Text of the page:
The district court concluded that Florida’s appellate courts appeared unwilling to extend the seller’s duty to disclose beyond those in a direct contractual relationship with the buyer or beyond those who acted as an agent for the seller. The court said the plaintiffs failed to establish that the Terrabrook Defendants were acting as Ryland’s agents when they marketed the development. The appeals court affirmed, holding that the plaintiffs did not show that Ryland exercised, or had the ability to exercise control over the Terrabrook Defendants that was required for the Terrabrook Defendants to be considered the Ryland’s agents.
The second count involved a claim for unjust enrichment. The plaintiffs said they had conferred a benefit to the Terrabrook Defendants in the form of the fee they received for each home or lot sold by Ryland. The court said that even if the plaintiffs conferred a benefit on the Terrabrook Defendants, the plaintiffs still had not established that the Terrabrook Defendants had a duty to disclose the PBR. In the absence of such a duty, the court said there could not be an unjust enrichment.
The third count involved the Florida Deceptive and Unfair Trade Practices Act (“FDUTPA”). Plaintiffs asserted that the Terrabrook Defendants’ failure to inform Plaintiffs about Pinecastle constituted a “deceptive, misleading, and unfair trade practice. The district court also rejected this claim because of the absence of an affirmative duty of disclosure. The appeals court agreed this claim failed because the alleged duty of disclosure did not exist under Florida law.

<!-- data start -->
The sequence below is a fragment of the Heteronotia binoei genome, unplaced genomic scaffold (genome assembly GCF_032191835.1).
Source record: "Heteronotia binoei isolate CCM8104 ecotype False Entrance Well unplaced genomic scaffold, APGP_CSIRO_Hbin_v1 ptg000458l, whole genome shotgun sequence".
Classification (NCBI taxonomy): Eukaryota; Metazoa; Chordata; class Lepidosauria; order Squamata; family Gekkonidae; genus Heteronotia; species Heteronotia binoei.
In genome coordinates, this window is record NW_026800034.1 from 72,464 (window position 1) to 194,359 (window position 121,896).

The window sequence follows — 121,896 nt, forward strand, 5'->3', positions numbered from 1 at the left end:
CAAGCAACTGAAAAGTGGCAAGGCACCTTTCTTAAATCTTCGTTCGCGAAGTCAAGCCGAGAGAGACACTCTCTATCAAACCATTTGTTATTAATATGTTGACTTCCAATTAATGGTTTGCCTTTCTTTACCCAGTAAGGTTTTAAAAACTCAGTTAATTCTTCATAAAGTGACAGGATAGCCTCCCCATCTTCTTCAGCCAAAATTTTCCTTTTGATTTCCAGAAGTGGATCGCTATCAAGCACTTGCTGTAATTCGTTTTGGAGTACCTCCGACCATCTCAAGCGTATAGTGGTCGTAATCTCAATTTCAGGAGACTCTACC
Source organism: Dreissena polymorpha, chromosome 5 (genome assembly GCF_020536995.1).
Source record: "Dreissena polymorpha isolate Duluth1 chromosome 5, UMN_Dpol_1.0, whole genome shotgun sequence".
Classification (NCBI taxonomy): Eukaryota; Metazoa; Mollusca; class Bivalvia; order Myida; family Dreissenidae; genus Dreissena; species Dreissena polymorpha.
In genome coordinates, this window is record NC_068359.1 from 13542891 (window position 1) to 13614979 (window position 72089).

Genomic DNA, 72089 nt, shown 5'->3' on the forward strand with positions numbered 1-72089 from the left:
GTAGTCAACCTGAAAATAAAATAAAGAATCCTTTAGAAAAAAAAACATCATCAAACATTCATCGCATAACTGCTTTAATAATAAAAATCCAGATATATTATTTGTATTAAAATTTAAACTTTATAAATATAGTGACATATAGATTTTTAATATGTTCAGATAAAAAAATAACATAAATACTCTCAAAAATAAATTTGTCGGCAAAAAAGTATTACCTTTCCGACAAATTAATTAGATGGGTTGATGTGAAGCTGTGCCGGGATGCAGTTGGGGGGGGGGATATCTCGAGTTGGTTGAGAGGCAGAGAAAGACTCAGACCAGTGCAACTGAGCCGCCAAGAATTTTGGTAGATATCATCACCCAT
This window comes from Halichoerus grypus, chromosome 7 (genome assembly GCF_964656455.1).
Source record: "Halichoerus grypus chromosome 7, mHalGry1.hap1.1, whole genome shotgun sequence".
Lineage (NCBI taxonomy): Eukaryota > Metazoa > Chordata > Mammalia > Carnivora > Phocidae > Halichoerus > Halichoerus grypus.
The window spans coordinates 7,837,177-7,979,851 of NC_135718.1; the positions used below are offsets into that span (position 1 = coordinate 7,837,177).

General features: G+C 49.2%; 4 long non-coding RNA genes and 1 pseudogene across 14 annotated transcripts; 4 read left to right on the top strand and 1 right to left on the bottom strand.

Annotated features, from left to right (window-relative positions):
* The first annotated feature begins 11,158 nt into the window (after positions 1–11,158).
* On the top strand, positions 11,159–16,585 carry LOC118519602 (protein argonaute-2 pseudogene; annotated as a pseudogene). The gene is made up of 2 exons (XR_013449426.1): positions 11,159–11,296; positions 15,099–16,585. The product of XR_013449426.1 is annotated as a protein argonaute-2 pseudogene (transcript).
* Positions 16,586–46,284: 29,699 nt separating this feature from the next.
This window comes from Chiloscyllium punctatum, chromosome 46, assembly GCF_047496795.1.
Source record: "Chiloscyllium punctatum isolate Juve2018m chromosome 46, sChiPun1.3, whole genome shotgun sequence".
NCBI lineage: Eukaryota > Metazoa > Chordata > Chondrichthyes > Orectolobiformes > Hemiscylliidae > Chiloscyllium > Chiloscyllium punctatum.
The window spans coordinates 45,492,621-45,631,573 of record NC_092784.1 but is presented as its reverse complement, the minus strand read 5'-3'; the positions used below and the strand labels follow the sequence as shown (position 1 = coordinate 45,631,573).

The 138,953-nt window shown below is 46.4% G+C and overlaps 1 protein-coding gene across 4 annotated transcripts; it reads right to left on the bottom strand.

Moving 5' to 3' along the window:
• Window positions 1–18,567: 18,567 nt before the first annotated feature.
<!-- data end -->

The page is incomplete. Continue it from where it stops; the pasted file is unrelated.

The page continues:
The last count was for negligence. The district court had found that because the Plaintiffs were seeking economic damages and that in the absence of a special relationship, a negligence claim could only be maintained for claims for bodily injury or property damage. The court said there was no basis under Florida law for imposing an affirmative duty on a developer to publicly disclose material facts that may negatively affect the economic value of a home that the developer did not build, own or sell.
On appeal, the plaintiffs argued the district court had ignored an earlier Florida Supreme Court that plaintiffs contended suggested a negligent misrepresentation claim could be maintained for economic losses and that there could be a duty of care where a defendant’s conduct created a “foreseeable zone of risk. However, the appeals court concluded that the Florida Supreme Court would not extend such a new duty to entities that had such a tenuous link to the home buyers who sought economic damages. The court was concerned about where the duty would end. Moreover, the court was concerned how an entity like Terrabrook could discharge its duty. The court said that since Terrabrook was not a party to Ryland’s contracts with the buyers, it did not know the identity of the buyers. Thus, the only way the Terrabrook Defendants could discharge their duty of care would be by saturating the market place with the negative information. The court said that under Plaintiffs’ approach, whenever Defendants acquired material information that a buyer’s due diligence would not uncover, defendants would have to disclose it. And even if they disclosed the negative information, they still could be sued for failing to disclose it soon enough or in adequate detail. In the end, the court reasoned, what the plaintiffs were really seeking to impose was not simple negligence but a claim of strict liability. It is unclear if the plaintiffs will now try to test their argument before the Florida Supreme Ct.